After 30 years working for Village of Dexter, Ed Lobdell calls it a day
Lisa Allmendinger | For AnnArbor.com
“The village couldn’t ask for a more dedicated and reliable employee,” said Donna Dettling, village manager. “You could set your clock by Ed’s arrival at the Wastewater Treatment Plant every day.”
During his 30 years working for the village, Lobdell adapted “to anything that was thrown at him,” the village manager said.
As one of his last tasks in the field, Lobdell and Danny Schlaff, a longtime employee, headed off to check on the progress of the village’s new well located by Dexter High School last Friday afternoon.
They made the left onto Dexter-Chelsea Road, then Schlaff took a quick left into the American Legion parking lot where friends, family and coworkers had planned a surprise retirement party for the 30-year employee.
Schlaff started working for Lobdell when he was 18 years old. That was 25 years ago.
“I told him on the way here that I don’t think bosses get any better,” Schlaff said, adding, “He raised me right; he’s been like a family member and he will be missed.”
Inside the American Legion building, it was a celebration honoring a hometown boy, who began working for the village reading water meters with a pad and pencil in 1980.
The 1968 graduate of Dexter High School rose through the ranks, working for the wastewater treatment plant until 1994 when he was named superintendent of wastewater and water. In 2004, he was named public services superintendent and added overseeing the Department of Public Works to his job description.
Dettling said he should be proud of the fact that he will leave the village in a better position than he found it.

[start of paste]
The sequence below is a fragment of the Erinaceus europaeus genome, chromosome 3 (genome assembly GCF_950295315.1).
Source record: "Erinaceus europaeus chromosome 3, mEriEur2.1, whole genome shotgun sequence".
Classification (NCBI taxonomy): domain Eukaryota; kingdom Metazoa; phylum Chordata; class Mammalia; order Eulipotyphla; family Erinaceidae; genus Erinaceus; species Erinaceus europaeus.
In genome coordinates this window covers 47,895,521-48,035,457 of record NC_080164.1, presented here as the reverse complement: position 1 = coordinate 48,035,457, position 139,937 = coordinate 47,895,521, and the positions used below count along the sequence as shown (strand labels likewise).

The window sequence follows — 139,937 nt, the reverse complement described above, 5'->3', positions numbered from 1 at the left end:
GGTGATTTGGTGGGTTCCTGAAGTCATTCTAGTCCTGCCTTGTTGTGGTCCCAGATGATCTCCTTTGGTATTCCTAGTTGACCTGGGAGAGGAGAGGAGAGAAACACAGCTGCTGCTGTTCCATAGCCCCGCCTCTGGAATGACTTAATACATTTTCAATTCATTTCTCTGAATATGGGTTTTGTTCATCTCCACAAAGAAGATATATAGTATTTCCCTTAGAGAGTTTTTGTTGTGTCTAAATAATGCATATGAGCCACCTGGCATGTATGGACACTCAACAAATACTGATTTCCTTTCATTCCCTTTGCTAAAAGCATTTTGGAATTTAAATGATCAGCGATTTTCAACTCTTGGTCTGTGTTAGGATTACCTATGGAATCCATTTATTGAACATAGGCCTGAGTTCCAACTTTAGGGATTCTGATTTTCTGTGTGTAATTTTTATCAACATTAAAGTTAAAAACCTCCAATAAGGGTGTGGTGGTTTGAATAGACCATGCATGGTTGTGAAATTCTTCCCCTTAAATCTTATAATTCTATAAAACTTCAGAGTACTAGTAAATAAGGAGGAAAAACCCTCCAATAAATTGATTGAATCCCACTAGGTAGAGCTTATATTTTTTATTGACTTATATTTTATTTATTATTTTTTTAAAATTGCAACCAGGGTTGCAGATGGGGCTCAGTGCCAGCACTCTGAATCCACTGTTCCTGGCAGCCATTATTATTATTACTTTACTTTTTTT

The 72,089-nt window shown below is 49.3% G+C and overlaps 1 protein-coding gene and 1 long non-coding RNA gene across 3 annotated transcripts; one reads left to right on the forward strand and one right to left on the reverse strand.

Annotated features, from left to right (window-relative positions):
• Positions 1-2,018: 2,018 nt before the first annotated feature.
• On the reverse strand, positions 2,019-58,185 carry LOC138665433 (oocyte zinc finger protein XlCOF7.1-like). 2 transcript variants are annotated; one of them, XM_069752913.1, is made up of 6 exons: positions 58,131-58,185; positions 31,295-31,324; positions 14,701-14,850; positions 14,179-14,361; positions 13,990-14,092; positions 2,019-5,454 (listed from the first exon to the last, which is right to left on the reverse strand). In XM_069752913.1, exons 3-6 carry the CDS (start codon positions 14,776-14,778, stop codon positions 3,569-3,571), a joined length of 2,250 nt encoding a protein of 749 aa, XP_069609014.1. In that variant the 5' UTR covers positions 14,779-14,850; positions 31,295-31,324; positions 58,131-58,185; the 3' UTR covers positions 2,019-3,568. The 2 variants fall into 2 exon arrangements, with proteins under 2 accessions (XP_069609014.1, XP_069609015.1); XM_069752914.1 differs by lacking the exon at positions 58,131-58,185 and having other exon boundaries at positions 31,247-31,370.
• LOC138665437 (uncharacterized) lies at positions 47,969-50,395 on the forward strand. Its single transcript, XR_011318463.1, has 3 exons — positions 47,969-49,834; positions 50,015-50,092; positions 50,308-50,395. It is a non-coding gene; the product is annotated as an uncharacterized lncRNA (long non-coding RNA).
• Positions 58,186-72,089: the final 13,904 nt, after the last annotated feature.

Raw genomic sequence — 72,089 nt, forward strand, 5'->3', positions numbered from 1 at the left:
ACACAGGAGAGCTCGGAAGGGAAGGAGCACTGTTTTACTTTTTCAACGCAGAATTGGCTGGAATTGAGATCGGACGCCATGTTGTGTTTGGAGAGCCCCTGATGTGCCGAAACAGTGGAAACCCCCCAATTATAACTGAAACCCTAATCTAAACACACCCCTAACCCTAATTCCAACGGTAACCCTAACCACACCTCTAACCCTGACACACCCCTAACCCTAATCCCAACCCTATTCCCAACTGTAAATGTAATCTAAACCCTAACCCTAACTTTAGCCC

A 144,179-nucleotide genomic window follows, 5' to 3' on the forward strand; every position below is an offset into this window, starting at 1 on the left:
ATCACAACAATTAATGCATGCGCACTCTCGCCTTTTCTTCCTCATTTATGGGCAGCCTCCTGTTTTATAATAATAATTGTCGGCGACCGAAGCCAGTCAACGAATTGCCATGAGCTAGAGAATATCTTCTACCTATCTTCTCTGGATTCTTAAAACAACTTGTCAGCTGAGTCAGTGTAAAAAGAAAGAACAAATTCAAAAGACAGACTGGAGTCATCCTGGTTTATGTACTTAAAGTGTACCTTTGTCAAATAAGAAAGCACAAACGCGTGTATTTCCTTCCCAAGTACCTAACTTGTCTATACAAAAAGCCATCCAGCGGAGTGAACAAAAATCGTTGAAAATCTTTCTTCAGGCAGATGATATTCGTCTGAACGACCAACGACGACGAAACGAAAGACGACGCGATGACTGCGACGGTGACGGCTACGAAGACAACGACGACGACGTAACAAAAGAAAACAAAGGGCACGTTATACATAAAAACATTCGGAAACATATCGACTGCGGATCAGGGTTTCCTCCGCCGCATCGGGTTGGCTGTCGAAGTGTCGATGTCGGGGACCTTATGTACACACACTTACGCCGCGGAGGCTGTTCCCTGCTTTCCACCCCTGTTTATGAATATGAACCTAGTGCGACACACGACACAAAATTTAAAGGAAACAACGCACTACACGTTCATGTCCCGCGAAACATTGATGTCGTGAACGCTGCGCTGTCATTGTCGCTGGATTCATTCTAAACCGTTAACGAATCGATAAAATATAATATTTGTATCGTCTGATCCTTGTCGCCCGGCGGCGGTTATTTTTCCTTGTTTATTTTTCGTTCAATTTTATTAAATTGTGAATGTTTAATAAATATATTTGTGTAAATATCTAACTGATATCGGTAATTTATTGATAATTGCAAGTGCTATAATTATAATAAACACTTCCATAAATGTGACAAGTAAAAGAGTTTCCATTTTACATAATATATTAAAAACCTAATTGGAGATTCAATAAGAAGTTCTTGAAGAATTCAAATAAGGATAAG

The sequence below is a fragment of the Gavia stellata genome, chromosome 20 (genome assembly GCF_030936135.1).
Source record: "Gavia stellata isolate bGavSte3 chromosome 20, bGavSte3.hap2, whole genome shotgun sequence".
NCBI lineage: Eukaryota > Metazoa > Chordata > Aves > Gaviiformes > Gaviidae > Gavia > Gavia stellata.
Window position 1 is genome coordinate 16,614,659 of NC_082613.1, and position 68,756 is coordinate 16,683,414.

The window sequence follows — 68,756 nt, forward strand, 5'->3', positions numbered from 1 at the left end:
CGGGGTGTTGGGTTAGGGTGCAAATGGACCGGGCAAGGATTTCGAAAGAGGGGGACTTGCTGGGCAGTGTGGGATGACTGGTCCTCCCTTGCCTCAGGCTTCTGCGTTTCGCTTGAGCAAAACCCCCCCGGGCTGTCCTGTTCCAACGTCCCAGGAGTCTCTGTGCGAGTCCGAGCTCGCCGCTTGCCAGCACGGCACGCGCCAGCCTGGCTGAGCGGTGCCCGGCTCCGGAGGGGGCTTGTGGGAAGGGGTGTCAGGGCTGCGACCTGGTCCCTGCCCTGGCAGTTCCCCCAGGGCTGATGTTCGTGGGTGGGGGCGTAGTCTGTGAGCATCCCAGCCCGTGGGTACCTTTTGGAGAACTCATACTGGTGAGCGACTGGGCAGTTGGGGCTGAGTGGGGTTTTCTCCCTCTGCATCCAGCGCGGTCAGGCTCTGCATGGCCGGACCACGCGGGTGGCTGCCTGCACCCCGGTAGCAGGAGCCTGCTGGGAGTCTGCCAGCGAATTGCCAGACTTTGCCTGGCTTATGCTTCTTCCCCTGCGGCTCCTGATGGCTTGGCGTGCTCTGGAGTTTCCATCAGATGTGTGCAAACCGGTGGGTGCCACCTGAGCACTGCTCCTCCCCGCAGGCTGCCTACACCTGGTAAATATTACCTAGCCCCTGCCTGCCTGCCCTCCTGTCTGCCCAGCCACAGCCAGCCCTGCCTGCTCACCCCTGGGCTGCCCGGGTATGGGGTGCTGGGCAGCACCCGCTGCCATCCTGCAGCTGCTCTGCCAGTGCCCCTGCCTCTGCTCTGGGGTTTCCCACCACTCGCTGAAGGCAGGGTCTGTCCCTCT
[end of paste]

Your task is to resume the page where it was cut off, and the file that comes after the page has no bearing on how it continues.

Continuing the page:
“It has been my pleasure to work with Ed for the past 10 years,” she said. “He will be missed.”
Dettling’s sentiments were echoed by Allison Bishop, director of community development for the village, who has worked with Lobdell for the last 10 years.
“I’ve really enjoyed working with Ed,” she said, “We’ll miss his institutional knowledge of the village and his cooperative project collaboration.”
Council member Donna Fisher remembered playing with Lobdell on the playground when they were growing up. “He’s always been a great guy and he’s the kind of person who’s comfortable to be around.”
Lobdell said a lot of things had changed during his tenure.
“I will miss everyone - they’re top-notch employees and I’ve got a lot of fun memories,” Lobdell said.
The 2004 blackout that lasted more than 40 hours was one event he won’t soon forget. Lobdell said he worked a full day and then the power went out and he and Schlaff ran generators from lift station to lift station throughout the village to keep the water flowing and sewers working.
“It’s a tribute to the village that he’d stay for 30 years with the organization,” said Jim Carson, a village council member. “His commitment to the village is unprecedented.”
Paul Cousins, another council member, said he was probably the one person who talked to Lobdell all the time. “I’d show up and find out first-hand what was going on - whether it was streets or water or sewer.”
“I’ll miss him personally and the village will really miss him,” Cousins said.
Lobdell and his wife, Nancy, who have been married for 21 years, Lobdell have four children and three grandchildren. He plans to eventually move to northern Michigan where he has property. But he's in no hurry.
“I really don’t have any immediate big plans for retirement,” he said.